A report released in mid-November by the United Nations Food and Agriculture Organization (FAO) in Rome, forecasts continued growth in aquaculture. Farmed fish will have a vital role in providing nutrition to people in developing countries but increased investment in productivity-enhancing technologies — water use, breeding, hatchery practices, processing, and feedstuff innovation — is necessary.
Growth in the industry is expected to occur primarily in Africa and in Asia, where it’s projected to grow by more than 4% through 2022.
“The primary reason for increased optimism is that there is ample room for catching up with more productive technologies, especially in Asia, where many fish farmers are small and unable to foot the hefty capital outlays the industry requires to expand output without running into resource constraints,” Audun Lem, a senior official at FAO’s Fisheries and Aquaculture Policy and Economics Division and one of the lead authors of the report, is cited as explaining.
Of particular importance, states the report, is the added nutrient value additional fish stocks will bring to areas of the world experiencing malnutrition. Currently, the report notes, an estimated 800,000 children die each year from zinc deficiency; 250 million children worldwide are at risk of vitamin A deficiency; and almost a third of the world’s population is iron deficient.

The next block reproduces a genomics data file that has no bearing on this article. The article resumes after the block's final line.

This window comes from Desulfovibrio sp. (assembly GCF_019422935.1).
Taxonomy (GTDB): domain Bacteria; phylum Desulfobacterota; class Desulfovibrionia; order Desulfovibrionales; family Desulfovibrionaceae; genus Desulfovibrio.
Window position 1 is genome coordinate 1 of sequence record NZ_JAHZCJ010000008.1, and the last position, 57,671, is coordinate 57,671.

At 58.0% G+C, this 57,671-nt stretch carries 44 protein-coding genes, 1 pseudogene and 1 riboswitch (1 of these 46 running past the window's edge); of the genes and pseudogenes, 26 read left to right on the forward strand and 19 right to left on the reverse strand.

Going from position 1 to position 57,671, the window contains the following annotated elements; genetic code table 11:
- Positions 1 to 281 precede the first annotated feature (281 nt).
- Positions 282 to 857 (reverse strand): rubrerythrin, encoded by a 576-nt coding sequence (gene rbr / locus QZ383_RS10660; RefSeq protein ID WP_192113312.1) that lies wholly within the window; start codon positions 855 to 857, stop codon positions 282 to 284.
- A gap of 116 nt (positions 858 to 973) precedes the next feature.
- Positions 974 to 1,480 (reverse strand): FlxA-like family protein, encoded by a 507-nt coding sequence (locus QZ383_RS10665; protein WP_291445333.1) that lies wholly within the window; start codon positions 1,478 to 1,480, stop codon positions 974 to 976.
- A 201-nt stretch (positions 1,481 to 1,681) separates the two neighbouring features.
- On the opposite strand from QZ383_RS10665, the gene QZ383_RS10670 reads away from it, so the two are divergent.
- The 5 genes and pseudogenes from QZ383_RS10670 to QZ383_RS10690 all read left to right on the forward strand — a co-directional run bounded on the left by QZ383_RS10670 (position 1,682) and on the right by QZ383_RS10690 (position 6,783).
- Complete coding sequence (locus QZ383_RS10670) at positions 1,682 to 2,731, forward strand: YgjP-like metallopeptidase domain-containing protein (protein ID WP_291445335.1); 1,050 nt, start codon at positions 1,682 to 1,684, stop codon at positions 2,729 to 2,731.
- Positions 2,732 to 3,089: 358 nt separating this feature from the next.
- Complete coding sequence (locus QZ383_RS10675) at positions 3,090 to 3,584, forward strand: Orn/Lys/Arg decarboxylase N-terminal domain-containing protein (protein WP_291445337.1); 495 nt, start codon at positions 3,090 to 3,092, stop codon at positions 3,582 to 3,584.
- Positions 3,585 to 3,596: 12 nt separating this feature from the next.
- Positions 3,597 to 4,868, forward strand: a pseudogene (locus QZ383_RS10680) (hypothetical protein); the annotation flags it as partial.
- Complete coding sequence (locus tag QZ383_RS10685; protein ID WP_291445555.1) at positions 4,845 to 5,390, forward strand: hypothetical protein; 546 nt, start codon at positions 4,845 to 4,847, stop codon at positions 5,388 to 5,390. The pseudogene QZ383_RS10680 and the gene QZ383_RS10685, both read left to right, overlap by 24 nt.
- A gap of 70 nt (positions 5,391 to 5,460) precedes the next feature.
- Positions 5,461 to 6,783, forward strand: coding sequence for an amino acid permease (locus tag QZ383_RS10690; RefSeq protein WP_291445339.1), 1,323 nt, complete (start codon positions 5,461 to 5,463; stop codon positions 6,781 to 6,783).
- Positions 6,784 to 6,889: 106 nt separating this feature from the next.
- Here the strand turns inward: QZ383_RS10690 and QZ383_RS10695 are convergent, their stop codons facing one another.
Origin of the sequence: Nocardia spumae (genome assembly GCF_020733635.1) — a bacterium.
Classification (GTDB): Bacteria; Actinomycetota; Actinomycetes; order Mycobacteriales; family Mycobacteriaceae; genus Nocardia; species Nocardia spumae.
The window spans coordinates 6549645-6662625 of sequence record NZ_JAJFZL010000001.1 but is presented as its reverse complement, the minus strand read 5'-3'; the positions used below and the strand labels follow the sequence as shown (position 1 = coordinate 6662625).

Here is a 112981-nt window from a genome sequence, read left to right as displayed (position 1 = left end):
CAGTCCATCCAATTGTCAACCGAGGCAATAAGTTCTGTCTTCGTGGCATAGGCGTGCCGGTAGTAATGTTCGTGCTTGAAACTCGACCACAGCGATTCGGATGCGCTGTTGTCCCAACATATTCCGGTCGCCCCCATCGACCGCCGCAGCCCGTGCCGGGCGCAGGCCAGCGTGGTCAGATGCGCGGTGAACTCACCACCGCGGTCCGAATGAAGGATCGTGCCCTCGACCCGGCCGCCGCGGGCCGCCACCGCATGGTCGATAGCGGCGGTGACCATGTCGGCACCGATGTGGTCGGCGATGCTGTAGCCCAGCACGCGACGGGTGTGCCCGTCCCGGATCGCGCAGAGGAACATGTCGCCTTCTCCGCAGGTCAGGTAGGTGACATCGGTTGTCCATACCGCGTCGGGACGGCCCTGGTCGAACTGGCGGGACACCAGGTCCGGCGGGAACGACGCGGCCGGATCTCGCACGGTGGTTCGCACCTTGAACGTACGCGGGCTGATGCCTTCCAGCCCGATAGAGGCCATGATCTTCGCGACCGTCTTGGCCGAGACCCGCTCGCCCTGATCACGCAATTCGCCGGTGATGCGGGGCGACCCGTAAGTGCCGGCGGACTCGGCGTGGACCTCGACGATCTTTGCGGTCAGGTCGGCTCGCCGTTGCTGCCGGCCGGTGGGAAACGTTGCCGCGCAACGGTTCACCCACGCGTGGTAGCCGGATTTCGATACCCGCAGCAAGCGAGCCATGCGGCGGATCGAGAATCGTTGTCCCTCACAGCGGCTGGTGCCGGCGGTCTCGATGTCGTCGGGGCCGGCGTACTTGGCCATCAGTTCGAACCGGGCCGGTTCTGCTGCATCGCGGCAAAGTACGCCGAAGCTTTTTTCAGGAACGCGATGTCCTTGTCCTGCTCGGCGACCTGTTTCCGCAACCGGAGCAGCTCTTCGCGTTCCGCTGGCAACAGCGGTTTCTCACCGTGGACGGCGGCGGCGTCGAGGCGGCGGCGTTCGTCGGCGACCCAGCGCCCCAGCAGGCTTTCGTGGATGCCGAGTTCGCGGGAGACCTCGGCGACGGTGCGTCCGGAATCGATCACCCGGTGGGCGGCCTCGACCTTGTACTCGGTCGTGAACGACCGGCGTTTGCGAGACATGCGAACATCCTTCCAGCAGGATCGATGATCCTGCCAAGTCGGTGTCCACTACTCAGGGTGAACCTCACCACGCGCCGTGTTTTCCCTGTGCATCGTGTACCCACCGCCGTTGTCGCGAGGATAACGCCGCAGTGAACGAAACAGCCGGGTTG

“Fish is not just food,” Jogger Toppe, a FAO officer and expert on fish and nutrition, is reported saying. He cites the mola, a pond fish in Bangladesh that has high levels of zinc, iron and Vitamin A and 80 times the calcium content of tilapia. The African lake sardine has a similar micronutrient profile. These small “trash fish” as they’re known, are eaten whole and have a vital role to play in aquaculture and nutrition. They shouldn’t be replaced by higher-status fish filets.
“The highest iron, zinc and calcium content of fish lies in their heads, bones and guts, which is often the part that gets thrown away.”